Cape wild dog

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Cape wild dog
African wild dog lycaon pictus.jpg
Okavango Delta, Botswana
Scientific classification
Kingdom: Animalia
Phylum: Chordata
Class: Mammalia
Order: Carnivora
Family: Canidae
Genus: Lycaon
Species: L. pictus
Subspecies: L. p. pictus
Trinomial name
Lycaon pictus pictus
Temminck, 1820

The Cape wild dog (Lycaon pictus pictus) is a subspecies of African wild dog native to Southern Africa. It is much more colourful than the East African wild dog,[2] though even within this single subspecies there are geographic variations in coat colour: specimens inhabiting the Cape are characterised by the large amount of orange-yellow fur overlapping the black, the partially yellow backs of the ears, the mostly yellow underparts, and a number of whitish hairs on the throat mane. Those in Mozambique are distinguished by the almost equal development of yellow and black on both the upper and underparts of the body, as well as having less white fur than the Cape form.[3] It is the largest subspecies, weighing 20–25 kg (44–55 lb).[2]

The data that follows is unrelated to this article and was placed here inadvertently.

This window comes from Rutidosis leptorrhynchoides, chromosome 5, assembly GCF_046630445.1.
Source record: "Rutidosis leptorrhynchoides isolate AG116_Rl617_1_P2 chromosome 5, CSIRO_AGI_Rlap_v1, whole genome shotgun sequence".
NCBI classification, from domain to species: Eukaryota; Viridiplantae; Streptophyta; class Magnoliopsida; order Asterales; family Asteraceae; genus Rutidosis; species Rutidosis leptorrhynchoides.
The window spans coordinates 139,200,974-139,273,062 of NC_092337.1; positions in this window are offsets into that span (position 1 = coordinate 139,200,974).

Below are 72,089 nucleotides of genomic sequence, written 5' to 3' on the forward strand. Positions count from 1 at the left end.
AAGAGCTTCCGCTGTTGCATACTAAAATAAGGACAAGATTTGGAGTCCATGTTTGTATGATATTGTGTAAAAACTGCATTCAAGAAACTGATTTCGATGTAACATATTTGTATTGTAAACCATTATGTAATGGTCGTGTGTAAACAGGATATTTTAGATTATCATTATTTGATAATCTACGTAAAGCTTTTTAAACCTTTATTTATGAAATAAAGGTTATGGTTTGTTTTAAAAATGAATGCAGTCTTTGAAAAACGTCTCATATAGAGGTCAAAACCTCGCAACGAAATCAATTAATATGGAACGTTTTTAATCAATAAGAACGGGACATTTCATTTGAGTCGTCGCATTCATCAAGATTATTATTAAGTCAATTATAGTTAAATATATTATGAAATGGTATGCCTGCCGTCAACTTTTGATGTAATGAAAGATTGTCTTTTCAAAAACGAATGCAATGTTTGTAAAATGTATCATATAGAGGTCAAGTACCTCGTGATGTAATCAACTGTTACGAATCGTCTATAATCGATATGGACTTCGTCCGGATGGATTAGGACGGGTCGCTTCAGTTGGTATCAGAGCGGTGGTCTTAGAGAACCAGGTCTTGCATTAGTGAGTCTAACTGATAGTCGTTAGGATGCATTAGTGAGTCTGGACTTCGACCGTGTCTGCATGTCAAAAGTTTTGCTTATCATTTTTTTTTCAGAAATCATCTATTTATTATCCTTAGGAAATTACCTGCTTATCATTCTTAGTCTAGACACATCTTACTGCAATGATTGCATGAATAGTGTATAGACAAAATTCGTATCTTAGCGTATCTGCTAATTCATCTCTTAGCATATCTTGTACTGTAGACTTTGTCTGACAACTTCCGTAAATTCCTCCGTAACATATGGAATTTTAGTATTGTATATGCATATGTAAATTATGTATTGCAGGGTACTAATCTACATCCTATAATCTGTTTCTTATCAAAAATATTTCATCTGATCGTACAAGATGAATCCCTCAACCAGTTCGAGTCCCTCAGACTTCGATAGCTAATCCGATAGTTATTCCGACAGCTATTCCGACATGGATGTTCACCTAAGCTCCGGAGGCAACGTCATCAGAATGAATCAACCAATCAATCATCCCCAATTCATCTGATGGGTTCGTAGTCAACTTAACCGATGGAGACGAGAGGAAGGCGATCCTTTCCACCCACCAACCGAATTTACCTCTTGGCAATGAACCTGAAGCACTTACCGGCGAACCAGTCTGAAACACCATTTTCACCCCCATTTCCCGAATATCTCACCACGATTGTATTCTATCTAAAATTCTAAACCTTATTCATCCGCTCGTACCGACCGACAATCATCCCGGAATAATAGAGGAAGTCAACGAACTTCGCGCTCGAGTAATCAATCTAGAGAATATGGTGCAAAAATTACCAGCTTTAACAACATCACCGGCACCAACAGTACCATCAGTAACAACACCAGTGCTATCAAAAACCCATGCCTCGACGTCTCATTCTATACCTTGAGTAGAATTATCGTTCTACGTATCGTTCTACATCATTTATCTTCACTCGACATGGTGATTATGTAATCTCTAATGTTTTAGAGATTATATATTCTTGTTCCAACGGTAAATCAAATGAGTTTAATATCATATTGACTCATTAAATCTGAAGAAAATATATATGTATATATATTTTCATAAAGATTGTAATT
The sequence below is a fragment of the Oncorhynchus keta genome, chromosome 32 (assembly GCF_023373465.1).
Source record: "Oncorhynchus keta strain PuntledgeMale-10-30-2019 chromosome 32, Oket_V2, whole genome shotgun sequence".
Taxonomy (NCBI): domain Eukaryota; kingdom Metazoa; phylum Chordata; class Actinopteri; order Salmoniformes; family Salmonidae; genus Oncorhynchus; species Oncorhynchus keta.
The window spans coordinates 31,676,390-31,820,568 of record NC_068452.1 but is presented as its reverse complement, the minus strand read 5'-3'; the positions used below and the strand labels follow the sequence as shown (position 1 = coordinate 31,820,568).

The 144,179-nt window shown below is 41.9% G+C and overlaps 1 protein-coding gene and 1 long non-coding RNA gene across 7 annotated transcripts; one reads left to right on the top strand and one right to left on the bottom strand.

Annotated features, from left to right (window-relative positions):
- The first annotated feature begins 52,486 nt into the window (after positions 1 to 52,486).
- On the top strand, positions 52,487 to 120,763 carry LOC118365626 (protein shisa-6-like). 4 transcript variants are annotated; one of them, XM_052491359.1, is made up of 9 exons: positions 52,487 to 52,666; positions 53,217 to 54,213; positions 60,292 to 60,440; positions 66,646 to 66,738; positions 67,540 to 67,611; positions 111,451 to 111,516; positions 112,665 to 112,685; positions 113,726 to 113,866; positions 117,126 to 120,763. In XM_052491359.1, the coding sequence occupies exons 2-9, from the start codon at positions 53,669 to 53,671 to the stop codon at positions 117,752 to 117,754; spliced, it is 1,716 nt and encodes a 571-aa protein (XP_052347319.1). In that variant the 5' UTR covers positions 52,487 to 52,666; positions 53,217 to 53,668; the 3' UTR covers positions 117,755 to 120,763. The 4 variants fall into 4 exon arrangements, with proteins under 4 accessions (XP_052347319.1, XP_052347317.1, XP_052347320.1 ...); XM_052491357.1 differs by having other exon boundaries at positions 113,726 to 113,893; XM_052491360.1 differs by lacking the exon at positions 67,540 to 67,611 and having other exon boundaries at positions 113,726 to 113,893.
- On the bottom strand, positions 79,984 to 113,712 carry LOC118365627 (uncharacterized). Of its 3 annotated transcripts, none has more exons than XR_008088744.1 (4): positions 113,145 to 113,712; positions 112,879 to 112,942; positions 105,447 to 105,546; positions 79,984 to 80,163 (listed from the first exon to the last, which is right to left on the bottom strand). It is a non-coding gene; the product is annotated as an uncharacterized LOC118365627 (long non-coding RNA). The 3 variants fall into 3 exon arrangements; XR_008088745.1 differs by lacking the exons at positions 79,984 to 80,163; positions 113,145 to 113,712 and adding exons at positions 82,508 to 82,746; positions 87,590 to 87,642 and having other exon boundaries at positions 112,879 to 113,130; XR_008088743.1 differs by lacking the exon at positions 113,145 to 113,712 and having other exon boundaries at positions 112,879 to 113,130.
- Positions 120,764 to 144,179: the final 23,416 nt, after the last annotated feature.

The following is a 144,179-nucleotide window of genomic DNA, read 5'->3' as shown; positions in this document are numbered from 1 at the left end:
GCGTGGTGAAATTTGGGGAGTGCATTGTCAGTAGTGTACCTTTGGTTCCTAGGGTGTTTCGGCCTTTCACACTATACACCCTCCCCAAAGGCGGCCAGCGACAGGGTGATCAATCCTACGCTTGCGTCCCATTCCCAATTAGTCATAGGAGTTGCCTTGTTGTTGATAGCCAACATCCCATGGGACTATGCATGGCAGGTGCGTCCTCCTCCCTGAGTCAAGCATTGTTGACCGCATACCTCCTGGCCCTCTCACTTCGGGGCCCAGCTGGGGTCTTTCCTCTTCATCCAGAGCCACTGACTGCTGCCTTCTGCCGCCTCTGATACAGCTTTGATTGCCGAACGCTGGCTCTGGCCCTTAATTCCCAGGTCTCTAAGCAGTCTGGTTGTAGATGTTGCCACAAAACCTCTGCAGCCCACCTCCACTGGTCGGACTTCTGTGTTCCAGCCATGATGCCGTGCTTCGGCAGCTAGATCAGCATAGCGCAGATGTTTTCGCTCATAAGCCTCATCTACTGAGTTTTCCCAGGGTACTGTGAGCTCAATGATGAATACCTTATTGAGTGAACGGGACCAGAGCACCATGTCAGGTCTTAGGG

Southern Africa contains numerous viable wild dog populations, one of which encompasses northern Botswana, northeastern Namibia and western Zimbabwe. In South Africa, around 400 specimens occur in the country's Kruger National Park. Zambia holds two large populations, one in Kafue National Park, and another in the Luangwa Valley. However, the wild dog is rare in Malawi, and probably extinct in Angola and Mozambique.[4]



  1. ^ McNutt et al. (2008). Lycaon pictus. In: IUCN 2008. IUCN Red List of Threatened Species. Retrieved 6 May 2008. Database entry includes justification for why this species is endangered
  2. ^ a b Estes, R. (1992). The behavior guide to African mammals: including hoofed mammals, carnivores, primates. University of California Press. pp. 410-419. ISBN 0-520-08085-8.
  3. ^ Bryden, H. A. (1936), Wild Life in South Africa, George G. Harrap & Company Ltd., pp. 19-20
  4. ^ Fanshawe, J. H., Ginsberg, J. R., Sillero-Zubiri, C. & Woodroffe, R., eds. 1997. The Status & Distribution of Remaining Wild Dog Populations. In Rosie Woodroffe, Joshua Ginsberg & David MacDonald, eds., Status Survey and Conservation Plan: The African Wild Dog: 11-56. IUCN/SSC Canid Specialist Group.